Department of Psychology and Behavioural Sciences

A randomized controlled trial of emotion regulation therapy for psychologically distressed caregivers of cancer patients

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  • Mia Skytte O'Toole
  • Douglas S. Mennin, Teachers College Columbia University, New York, United States
  • Allison Applebaum, Memorial Sloan-Kettering Cancer Center, United States
  • Britta Weber
  • Hanne Rose, Institut for Klinisk Medicin - Onkologisk Afdeling, Denmark
  • David M. Fresco, Kent State University, United States
  • Robert Zachariae
Previous cognitive behavioral therapies (CBTs) for informal caregivers (ICs) have produced negligible effects. The purpose of the current study was to evaluate, in a randomized controlled trial (RCT), the efficacy of Emotion Regulation Therapy (ERT-C) on psychological and inflammatory outcomes in psychologically distressed ICs and the cancer patients cared for.

81 ICs with elevated psychological distress were randomized to ERT-C or a waitlist condition, and assessed pre-, mid-, and post-treatment. In 52 cases, the patient cared for by the IC was included. Patients did not receive ERT-C. Both the ERT-C and waitlist groups were followed 3- and 6 months post-treatment. Data were analyzed with multilevel models. P values were two-sided.

Compared with ICs in the waitlist condition, ICs in the ERT-C condition experienced medium to large statistically significant reductions in psychological distress (p<.001, g=0.86, 95% CI [0.40, 1.32]), worry (p<.001, g=0.96, [0.50, 1.42]), and caregiver burden (p=.007, g=0.53, [0.10, 1.99]) post-treatment. No effects were found for rumination (p=.220, g=0.24, [-0.20, 0.68]). Results concerning caregiver burden were maintained through 6 months follow-up. Although the effects on psychological distress and worry diminished, their end-point effects remained medium to large. No effects on systemic inflammation were detected (CRP: p=.570, g = .17 [-0.27, 0.61]; IL-6: p=.205, g = .35 [-0.09, 0.79]; TNFα: p=.686, g = .11 [-0.33, 0.55];). Patients whose ICs attended ERT-C experienced a large increase in quality of life post-treatment (p=.017, g=0.88, [0.18, 1.58]).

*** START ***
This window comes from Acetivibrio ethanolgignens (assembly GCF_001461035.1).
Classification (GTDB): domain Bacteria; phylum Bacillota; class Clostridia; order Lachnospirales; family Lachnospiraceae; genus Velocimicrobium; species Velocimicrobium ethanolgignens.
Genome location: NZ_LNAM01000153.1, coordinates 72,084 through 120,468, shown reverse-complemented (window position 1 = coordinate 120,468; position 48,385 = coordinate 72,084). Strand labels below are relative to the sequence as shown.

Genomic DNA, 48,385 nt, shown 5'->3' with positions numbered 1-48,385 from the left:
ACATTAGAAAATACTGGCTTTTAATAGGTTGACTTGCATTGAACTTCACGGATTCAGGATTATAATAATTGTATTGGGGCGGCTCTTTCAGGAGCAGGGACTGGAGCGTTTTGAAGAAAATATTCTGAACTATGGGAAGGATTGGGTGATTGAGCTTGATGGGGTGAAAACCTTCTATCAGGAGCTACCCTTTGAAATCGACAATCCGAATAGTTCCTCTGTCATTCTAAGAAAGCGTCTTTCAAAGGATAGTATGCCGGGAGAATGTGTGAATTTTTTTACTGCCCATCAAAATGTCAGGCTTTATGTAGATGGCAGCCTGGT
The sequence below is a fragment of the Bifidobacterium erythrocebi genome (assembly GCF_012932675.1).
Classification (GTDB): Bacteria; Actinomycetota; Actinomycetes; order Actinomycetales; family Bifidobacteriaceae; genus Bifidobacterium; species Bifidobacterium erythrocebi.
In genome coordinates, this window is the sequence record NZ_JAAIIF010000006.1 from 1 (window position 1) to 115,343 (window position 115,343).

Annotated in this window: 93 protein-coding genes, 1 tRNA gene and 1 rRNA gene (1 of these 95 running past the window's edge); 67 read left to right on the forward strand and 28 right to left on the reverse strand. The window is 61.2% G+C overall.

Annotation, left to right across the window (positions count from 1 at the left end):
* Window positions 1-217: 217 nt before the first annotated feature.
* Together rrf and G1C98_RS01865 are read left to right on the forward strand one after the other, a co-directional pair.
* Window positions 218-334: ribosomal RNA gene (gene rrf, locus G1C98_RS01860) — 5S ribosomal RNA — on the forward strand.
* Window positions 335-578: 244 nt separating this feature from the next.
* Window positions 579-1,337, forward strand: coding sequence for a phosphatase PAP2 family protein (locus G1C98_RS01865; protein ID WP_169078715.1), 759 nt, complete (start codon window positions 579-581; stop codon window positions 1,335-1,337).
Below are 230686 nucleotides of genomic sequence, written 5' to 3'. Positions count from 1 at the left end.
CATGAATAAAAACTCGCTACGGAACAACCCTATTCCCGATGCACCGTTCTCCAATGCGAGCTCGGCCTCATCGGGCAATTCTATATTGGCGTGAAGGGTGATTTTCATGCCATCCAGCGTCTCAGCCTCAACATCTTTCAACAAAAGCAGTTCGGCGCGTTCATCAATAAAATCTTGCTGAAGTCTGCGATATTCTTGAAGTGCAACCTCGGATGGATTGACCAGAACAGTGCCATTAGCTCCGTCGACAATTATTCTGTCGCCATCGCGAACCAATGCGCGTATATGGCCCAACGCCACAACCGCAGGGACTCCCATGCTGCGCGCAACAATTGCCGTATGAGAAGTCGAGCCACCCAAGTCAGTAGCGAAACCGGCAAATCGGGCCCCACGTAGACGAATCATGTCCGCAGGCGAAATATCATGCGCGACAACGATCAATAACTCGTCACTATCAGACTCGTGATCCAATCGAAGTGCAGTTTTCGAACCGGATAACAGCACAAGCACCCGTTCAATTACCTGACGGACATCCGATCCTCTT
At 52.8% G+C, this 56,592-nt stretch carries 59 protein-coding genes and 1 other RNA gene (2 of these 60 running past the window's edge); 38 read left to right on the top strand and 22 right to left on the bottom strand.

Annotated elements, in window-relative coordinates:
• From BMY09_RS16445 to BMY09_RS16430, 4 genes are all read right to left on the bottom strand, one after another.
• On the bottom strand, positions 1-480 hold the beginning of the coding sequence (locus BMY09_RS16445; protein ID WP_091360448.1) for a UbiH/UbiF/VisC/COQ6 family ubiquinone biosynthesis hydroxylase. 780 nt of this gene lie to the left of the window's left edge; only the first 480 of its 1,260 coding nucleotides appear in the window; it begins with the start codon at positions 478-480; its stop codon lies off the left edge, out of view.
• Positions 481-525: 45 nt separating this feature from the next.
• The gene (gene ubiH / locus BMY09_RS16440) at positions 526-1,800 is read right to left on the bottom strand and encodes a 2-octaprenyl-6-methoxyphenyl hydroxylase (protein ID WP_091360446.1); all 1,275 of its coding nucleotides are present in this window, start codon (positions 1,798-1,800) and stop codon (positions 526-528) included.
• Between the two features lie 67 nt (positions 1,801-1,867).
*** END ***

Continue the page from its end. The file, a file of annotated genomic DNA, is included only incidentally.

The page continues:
This is the first RCT evaluating the efficacy of ERT-C for ICs. Given the previous disappointing effects of other CBTs for this population, the present findings are very encouraging. Identifying ICs with elevated psychological distress and providing them with relevant psychotherapy appears an important element of comprehensive cancer care.
Original languageEnglish
Article numberpkz074
JournalJNCI Cancer Spectrum
Publication statusPublished - 2020

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